US mortgage rates drop after five weeks of hike, but remain above 7%

Washington, DC

US mortgage interest rates fell this week, ending a five-week period of increases, but remained above 7% amid persistent inflation.

The average 30-year fixed-rate mortgage was 7.18% in the week ended Aug. 31, down from 7.23% in the previous week, according to data from Freddie Mac released Thursday. A year ago, the 30-year fixed rate was 5.66%.

“Recent volatility makes it difficult to predict where interest rates will go next, but we should have a better gauge in September as the Fed outlines its next steps in terms of rate hikes,” said Sam Khater, chief economist at Freddie Mac.

Mortgage rates soared during the Fed’s historic campaign to rein in inflation, sending housing affordability down to its lowest level in nearly four decades. It is more expensive to buy a home because of the additional cost of mortgage financing and higher house prices.

Home prices have risen because the number of homes available on the market for purchase has historically been lower. Homeowners who previously locked in at low prices are reluctant to sell now that prices have risen.

The combination of low inventory and rising costs put pressure on potential homebuyers and drove home sales down from a year ago.

The economy remains strong, with interest rates remaining higher

Inflation remains well above the Fed’s 2% target, which is keeping interest rates high. The bond market worries that taming inflation may require more rate hikes. The central bank has three policy meetings remaining this year.

Fed Chairman Jerome Powell emphasized the importance of the core PCE price index to the future path of interest rate hikes.

The latest report, released earlier Thursday, indicated that the monthly gain for July of just 0.2% was more in line with where the Fed would like to see inflation. However, core inflation remained high year-on-year in July, at 4.2%.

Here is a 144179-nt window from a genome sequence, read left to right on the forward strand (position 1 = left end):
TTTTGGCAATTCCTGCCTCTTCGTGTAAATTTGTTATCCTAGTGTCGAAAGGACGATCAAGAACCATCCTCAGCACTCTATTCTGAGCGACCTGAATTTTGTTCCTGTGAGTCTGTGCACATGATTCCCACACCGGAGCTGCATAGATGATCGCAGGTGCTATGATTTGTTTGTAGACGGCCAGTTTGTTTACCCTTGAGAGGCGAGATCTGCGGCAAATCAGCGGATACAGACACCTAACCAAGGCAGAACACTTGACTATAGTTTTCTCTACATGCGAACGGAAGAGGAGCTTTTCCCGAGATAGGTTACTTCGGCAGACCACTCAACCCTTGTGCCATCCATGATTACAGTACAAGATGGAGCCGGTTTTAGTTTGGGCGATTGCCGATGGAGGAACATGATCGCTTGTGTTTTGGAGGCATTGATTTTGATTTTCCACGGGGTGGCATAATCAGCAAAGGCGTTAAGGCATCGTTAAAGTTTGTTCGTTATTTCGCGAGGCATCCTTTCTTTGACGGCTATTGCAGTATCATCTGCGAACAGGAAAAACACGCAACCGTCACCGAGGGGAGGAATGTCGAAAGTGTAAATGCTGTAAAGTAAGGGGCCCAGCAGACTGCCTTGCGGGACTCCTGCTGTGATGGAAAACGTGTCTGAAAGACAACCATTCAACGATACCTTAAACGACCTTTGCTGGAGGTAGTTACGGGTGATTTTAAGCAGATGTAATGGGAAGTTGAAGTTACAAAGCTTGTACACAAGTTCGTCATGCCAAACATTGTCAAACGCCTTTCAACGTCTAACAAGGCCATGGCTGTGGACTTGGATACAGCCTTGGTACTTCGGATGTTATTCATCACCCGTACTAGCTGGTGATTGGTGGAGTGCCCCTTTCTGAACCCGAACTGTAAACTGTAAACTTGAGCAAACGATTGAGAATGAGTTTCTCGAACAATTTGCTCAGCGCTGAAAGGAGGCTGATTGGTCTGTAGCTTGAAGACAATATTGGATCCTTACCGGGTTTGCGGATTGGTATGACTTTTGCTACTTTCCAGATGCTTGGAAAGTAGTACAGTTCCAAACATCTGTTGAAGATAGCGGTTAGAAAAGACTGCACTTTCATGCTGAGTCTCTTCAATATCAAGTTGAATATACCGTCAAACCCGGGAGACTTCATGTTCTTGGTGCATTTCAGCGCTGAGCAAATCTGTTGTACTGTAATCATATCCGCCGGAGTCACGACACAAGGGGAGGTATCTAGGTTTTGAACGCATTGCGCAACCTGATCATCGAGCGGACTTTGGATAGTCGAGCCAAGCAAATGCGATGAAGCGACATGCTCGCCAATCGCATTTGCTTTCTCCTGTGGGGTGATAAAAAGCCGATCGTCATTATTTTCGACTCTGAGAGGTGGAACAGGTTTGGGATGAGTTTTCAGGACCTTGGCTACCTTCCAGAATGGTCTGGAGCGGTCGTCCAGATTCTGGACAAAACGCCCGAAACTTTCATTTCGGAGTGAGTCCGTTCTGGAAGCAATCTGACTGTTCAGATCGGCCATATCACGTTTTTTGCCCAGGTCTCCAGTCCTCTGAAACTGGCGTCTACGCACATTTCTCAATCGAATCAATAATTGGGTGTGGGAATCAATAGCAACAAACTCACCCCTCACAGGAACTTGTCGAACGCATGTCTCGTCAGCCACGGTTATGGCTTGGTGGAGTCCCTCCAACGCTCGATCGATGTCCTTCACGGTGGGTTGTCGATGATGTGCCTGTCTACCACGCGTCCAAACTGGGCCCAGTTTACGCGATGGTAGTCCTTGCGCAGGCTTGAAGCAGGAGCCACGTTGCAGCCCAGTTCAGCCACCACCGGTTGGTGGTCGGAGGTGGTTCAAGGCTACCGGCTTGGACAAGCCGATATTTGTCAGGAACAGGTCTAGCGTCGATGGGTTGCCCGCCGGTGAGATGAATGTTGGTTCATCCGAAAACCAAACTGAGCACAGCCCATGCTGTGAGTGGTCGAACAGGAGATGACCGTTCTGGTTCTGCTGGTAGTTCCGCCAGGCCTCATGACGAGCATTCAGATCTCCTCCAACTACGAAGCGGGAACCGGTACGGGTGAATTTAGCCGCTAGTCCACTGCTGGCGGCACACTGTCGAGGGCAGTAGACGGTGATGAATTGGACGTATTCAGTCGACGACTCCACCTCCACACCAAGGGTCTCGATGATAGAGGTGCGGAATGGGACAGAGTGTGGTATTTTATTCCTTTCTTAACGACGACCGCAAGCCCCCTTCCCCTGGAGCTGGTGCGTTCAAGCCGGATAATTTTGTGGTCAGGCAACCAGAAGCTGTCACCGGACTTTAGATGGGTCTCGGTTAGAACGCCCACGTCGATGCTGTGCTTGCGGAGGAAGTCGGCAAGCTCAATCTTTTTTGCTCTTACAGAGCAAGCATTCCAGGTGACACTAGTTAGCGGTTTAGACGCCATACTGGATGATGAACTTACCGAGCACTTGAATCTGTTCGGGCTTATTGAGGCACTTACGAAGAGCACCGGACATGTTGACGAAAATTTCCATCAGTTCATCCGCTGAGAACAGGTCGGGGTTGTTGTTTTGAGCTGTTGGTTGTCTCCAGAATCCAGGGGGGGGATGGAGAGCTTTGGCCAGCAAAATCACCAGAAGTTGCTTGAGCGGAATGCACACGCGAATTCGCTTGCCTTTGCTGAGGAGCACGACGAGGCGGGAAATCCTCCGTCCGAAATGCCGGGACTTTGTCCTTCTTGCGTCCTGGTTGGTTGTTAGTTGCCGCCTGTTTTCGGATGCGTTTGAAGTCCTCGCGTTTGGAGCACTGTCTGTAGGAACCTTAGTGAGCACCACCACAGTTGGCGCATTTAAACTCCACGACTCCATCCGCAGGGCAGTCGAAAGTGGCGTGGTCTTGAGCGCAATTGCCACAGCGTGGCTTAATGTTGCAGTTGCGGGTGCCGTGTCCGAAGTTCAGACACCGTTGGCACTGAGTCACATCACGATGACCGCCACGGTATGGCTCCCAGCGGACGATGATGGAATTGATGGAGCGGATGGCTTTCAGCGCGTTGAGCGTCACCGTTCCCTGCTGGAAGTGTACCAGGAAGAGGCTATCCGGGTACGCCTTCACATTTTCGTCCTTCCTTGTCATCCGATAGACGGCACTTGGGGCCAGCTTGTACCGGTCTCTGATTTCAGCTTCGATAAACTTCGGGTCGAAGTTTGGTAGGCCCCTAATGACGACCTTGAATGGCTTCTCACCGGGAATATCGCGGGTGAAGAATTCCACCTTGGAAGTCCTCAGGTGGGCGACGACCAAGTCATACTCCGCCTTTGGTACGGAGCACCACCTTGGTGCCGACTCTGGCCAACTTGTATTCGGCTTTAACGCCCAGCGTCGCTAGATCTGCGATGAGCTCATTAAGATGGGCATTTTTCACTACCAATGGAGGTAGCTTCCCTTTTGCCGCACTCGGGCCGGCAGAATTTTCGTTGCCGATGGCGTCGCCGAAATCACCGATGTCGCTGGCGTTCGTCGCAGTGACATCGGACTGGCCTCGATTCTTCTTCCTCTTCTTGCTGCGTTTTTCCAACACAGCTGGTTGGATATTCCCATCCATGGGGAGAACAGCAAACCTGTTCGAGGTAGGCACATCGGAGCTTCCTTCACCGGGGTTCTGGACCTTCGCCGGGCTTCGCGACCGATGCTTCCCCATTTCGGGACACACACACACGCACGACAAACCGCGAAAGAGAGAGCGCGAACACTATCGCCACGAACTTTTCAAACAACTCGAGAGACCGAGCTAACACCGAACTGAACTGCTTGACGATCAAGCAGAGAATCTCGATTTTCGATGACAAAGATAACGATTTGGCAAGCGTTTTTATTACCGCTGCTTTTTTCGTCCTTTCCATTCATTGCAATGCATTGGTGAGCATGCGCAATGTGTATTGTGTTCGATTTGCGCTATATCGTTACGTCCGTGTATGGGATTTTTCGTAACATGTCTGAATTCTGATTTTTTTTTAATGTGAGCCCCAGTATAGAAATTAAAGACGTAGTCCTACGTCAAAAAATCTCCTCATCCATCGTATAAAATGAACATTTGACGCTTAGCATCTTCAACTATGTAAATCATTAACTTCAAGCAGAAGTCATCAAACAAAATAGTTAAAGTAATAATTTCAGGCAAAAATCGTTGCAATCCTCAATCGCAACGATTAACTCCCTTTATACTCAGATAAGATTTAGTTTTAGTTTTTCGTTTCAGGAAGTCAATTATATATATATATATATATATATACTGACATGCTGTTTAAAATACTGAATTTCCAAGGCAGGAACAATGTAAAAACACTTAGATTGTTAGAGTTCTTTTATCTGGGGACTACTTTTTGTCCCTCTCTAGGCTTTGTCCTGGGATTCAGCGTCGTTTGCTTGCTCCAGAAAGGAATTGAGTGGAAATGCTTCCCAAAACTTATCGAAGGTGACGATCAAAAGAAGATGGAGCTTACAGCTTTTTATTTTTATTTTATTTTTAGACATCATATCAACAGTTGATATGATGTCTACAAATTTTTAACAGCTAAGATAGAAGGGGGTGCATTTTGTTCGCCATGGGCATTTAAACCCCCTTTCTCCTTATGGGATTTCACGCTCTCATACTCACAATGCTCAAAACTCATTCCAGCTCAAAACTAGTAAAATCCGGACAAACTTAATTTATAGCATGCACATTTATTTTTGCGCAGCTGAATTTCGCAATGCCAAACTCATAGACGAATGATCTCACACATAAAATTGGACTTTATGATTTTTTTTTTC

This means borrowers can expect costs to remain high in the near term.

Although the Fed does not directly set the interest rates that mortgage borrowers pay, its actions affect them. Mortgage rates tend to track the yield on 10-year US Treasury bonds, which move based on a combination of anticipation about the Fed’s actions, what the Fed actually does, and investors’ reactions. When Treasury yields rise, so do mortgage rates; When they fall, mortgage rates tend to follow.

The summer selling season usually ends in August. But it’s a lot quieter than usual this year because affordability is so low.

“The challenging combination of a high 20-year mortgage rate and limited home inventory creates an unfavorable environment for today’s homebuyers,” said Jiayi Xu, economist.

But when prices started to drop a bit, some buyers exited. Mortgage applications rose from their lowest level in 28 years, according to the Mortgage Bankers Association.

“The last week of August ended on a positive note, with mortgage applications for home purchases and refinancing increasing for the first time in five weeks,” said Bob Broxsmith, MBA President and CEO. “MBA expects prices to come down in the coming months, which should help improve affordability a bit.”

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